BJS estimates that in 2008, there were 17,895 law enforcement agencies employing 1.13 million full-time workers, including over 765,000 sworn officers, as well as about 100,000 part-time employees, including over 44,000 sworn officers. That gives a total of full- and part-time employees with general arrest powers of about 810,000 in 2008.

From 2004 to 2008, the number of law enforcement personnel increased 5.3 percent, and the number of sworn officers increased by about 4.6 percent. This rate was larger than the 3.4 percent increase in sworn officers that occurred in the last four year period, from 2000 to 2004. There are not only more officers than previously, the rate of increase was (and perhaps is still) accelerating.

Moreover, the number of cops per capita is also increasing. Another BJS report estimates that the number of sworn officers increased 25 percent between 1992 and 2008. Over the same time, the US population as a whole only grew by 18.5 percent.

Most of the increase in sworn officers per capita happened between 1992 and 1996, when the number of sworn personnel jumped 9.1 percent, but the number of civilian employees per capita has grown steadily and continuously. The number of total police personnel per capita rose from 332 per 100,000 residents in 1992 to 373 per 100,000 in 2008.

Additionally, these figures, including the rate of increase and rate of acceleration, make the current NLEOMF estimate of “over 900,000 sworn officers” seem quite plausible, if a bit high, assuming an average of 45,000 part-time sworn officers as in previous years.

The Bottom Line

In yet another way, the numbers show that police work is getting safer, not more dangerous. There are more officers and support staff than ever, and they are safer than ever, in every way we can measure.

While the absolute number of officer fatalities is decreasing, the absolute number of officers is increasing. While the rate of fatalities per capita is falling, the rate of police per capita is rising. Thus, the rate of fatalities per officer is very likely also falling.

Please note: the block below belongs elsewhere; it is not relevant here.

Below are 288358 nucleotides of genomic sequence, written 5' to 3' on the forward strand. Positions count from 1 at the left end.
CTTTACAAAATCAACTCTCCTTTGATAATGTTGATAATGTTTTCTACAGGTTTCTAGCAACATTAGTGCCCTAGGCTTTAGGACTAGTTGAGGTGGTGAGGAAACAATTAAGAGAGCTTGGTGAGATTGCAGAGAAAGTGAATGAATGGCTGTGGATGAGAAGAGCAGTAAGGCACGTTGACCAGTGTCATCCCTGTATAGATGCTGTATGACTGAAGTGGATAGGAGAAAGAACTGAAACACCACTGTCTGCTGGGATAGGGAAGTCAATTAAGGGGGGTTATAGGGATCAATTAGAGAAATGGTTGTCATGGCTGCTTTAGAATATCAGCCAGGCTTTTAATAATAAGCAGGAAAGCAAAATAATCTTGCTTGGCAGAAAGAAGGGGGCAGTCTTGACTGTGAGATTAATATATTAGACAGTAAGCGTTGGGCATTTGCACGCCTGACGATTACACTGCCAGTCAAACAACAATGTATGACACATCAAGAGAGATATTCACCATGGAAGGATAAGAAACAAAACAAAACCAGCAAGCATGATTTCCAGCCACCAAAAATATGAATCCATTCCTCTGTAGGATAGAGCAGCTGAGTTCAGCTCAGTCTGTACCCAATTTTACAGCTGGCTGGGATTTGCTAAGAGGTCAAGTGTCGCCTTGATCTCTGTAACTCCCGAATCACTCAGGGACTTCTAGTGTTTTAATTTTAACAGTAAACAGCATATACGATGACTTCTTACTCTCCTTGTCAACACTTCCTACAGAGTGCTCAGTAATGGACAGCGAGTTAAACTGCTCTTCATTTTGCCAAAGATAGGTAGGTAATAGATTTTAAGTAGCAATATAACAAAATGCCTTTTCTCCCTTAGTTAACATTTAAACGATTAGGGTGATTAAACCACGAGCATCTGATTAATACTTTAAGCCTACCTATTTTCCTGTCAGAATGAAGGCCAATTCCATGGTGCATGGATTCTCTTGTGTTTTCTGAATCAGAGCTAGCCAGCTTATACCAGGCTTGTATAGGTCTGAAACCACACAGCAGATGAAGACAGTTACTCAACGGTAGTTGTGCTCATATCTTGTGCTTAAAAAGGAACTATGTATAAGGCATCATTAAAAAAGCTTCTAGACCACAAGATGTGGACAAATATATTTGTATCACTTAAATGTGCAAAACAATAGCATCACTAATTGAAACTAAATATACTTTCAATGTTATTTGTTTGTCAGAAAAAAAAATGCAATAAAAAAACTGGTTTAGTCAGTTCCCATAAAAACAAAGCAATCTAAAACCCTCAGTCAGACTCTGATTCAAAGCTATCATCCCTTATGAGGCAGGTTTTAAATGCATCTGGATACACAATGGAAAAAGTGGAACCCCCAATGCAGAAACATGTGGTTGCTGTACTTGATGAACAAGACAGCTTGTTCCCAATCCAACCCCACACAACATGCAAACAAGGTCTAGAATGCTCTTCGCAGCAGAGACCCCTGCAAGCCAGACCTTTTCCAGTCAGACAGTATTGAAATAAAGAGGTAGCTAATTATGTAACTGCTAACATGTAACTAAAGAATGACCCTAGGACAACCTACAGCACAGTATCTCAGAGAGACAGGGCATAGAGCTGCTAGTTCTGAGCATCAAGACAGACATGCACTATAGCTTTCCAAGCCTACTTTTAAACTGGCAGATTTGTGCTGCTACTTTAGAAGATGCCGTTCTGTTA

BJS only conducts its law enforcement census every four years, so we are obliged to take an annual average of the change between each data point in order to get a figure for the intervening years. Interpolating the number of police officers for the missing years in this way, and using fatality data from NLEOMF and homicide data from FBI, gives us approximate fatality and homicide rates per 100,000 full-time equivalent sworn officers. (BJS calculates the total number of “full-time equivalent sworn officers” as “as the sum of the number of full-time sworn officers and half the number of part-time sworn officers.”)

Again, the trends all point the same way: down. Whether we look at fatalities per 100,000 residents being policed or per 100,000 sworn officers, or whether we look at felony killings per 100,000 residents or sworn officers, it tells the same story at every level: police work is getting safer.

Corrections and Errata

One potential issue this new data might raise with my previous posts is that my estimated rate of officer fatalities for 2013 may be either too high or too low.

The underestimation may come from the fact that I used a lower bound (900,000 sworn officers) when the true figure, according to NLEOMF, is “more than” that. If it is a lot more than that, it could substantially affect my estimate.

The underestimation could come from the fact that NLEOMF’s count of “sworn officers” might include part-time officers. Of course, BLS also used employment-based methodology for worker fatality rates, up until 2007, so there’s nothing wrong with this method per se. However, since then, BLS switched to the more useful hour-based “full-time equivalent workers.” The fatality rates for other professions, such as logging and fishing, against which I contrasted with my estimated fatality rate for police, used the modern method of FTEW. In order to make a more accurate comparison, one must use hour-based, not employment based, data.

If and when NLEOMF responds to my request and provides me with the more accurate data, I will re-check my numbers and make updates accordingly. Please do email me if you spot any errors or have any questions.